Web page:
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Marine Ecology Progress Series

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MEPS 646:1-12 (2020)  -  DOI:

Tracking the marine migration routes of South Pacific silver eels

Yu-Lin K. Chang1, Giorgio Dall’Olmo2, Robert Schabetsberger3,*

1Application Laboratory, Japan Agency of Marine-Earth Science and Technology, 236-0001 Yokohama, Japan
2Plymouth Marine Laboratory, Plymouth PL1 3DH, UK
3University of Salzburg, Department of Biosciences, 5020 Salzburg, Austria
*Corresponding author:

ABSTRACT: It is still a mystery how catadromous eels find their way through the seemingly featureless open ocean to their spawning areas. Three catadromous Pacific eels (2 Anguilla marmorata, 1 A. megastoma) from the Archipelago of Vanuatu were tagged with pop-up satellite archival transmitters, and their migration tracks towards their presumed spawning area approximately 870 km northeast of the point of release were reconstructed in order to evaluate their movements in relation to oceanographic conditions. We used the timing of diel vertical migrations to derive the eels’ positions. The 2 A. marmorata exhibited steep-angled turns resulting in a zig-zag migration path along the east-west axis, while the A. megastoma took a relatively straight course towards the presumed spawning area. They migrated with a speed over ground of 21-23 km d-1. In this region, the eastward flow of the South Equatorial Counter Current (SECC, ~5°-10°S) separates the westward flowing South Equatorial Current (SEC; ~0°-5°S and 10°-18°S) into 2 branches. During shallower nighttime migration depths around 150 m, eels crossed a variable flow field through the southern branch of the westward SEC with westward propagating mesoscale eddies and the eastward SECC, but stayed south of the stronger northern branch of the SEC, possibly increasing retention time of larvae within this area. The eels headed towards a tongue of high-salinity Subtropical Underwater (STUW). The eels did not move beyond a salinity front of 35.9-36.0 at a depth of 100-200 m, which may have provided cues for orientation towards the spawning area.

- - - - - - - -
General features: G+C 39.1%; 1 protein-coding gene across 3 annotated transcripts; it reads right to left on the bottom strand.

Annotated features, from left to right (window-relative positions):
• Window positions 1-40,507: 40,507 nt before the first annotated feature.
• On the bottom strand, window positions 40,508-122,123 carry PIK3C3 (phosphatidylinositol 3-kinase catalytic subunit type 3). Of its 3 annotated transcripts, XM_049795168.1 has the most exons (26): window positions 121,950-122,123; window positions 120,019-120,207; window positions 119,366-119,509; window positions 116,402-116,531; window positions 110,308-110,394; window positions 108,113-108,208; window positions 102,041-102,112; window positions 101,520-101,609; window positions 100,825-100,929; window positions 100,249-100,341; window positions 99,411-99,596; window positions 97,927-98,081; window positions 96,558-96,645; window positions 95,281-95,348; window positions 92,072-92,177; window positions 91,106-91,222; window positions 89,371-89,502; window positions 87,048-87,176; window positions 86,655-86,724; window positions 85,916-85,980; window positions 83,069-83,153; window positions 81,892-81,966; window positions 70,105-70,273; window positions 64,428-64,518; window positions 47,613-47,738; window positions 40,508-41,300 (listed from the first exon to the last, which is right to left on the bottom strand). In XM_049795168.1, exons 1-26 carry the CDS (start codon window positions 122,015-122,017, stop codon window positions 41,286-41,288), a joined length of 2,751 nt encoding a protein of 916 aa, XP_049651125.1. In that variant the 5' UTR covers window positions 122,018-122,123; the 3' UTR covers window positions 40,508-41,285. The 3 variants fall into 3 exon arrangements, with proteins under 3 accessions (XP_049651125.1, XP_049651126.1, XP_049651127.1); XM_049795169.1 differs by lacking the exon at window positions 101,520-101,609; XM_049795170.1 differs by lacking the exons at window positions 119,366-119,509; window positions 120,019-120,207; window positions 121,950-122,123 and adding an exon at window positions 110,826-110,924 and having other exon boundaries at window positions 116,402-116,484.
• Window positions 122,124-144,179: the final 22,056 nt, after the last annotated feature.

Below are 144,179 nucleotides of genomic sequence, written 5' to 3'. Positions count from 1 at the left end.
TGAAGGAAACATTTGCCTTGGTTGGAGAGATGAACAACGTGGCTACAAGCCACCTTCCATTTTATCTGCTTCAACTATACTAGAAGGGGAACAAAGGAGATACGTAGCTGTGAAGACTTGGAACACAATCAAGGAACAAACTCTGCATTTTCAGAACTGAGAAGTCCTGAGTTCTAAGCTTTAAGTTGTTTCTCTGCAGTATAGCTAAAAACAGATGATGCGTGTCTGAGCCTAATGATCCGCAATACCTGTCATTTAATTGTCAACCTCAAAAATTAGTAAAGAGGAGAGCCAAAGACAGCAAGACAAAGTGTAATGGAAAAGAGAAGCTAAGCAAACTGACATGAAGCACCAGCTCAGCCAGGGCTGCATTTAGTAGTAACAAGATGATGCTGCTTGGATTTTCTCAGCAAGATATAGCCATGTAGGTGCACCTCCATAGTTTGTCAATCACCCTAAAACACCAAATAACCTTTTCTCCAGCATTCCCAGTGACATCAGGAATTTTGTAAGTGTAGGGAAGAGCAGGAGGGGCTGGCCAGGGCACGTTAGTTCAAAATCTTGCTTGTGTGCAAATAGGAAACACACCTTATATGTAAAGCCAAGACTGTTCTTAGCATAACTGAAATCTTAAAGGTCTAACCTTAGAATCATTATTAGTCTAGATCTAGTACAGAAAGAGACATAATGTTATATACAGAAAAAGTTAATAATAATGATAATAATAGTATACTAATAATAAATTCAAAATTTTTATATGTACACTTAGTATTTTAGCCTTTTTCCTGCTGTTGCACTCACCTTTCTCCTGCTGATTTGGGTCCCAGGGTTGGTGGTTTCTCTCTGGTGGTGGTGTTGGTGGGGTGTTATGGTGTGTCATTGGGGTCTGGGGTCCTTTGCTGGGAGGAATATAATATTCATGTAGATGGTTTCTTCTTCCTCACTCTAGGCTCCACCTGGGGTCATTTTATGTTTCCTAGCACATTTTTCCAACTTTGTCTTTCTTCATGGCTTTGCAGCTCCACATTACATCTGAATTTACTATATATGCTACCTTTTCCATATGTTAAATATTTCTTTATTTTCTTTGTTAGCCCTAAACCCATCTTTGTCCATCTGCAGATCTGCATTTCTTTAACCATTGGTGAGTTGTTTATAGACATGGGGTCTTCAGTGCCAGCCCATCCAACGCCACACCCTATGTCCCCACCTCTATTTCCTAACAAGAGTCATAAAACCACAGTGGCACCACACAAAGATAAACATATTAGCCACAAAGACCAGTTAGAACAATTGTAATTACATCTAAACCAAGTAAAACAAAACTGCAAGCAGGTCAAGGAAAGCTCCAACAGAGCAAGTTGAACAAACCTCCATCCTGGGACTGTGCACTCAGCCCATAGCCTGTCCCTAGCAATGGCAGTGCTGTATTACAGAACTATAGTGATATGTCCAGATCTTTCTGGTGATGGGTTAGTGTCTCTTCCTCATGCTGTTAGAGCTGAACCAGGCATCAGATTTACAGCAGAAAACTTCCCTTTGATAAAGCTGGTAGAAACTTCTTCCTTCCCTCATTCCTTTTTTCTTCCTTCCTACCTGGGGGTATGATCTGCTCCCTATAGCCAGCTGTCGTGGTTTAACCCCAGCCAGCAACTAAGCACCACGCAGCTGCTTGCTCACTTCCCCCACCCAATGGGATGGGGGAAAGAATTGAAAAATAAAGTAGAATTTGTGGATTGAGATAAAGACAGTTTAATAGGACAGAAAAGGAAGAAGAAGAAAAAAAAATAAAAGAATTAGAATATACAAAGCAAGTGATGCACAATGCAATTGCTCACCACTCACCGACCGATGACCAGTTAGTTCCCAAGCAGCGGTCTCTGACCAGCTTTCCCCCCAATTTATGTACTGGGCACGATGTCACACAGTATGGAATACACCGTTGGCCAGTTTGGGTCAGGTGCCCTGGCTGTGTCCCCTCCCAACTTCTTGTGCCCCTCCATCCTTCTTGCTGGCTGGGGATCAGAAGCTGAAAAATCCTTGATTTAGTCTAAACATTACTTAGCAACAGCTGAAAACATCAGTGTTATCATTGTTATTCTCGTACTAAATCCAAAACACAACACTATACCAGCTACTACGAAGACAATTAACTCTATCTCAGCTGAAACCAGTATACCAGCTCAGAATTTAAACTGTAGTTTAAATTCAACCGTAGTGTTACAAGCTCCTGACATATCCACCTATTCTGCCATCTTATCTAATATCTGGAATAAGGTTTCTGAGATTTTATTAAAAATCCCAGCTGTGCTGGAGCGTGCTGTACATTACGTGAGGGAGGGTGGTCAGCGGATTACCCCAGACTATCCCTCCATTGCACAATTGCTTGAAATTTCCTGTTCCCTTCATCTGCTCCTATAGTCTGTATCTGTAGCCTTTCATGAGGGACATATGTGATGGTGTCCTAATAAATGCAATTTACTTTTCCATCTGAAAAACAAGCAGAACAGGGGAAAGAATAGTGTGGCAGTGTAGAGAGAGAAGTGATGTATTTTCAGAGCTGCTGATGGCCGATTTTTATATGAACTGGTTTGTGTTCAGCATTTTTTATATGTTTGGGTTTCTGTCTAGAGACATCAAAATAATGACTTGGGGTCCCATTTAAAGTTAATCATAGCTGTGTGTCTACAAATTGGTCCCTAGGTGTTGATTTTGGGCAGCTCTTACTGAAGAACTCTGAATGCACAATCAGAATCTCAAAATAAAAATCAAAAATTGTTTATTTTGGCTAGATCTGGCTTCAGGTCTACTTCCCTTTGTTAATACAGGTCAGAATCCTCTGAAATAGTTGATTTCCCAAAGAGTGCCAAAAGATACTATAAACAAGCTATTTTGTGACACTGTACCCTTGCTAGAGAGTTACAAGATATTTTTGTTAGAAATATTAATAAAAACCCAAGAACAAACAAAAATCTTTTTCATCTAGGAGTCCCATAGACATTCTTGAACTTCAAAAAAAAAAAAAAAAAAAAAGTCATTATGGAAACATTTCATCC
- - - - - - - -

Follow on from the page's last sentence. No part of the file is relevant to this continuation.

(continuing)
KEY WORDS: Anguilla · Migration routes · Diel vertical migration · Satellite telemetry · Spawning

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Cite this article as: Chang YLK, Dall’Olmo G, Schabetsberger R (2020) Tracking the marine migration routes of South Pacific silver eels. Mar Ecol Prog Ser 646:1-12.

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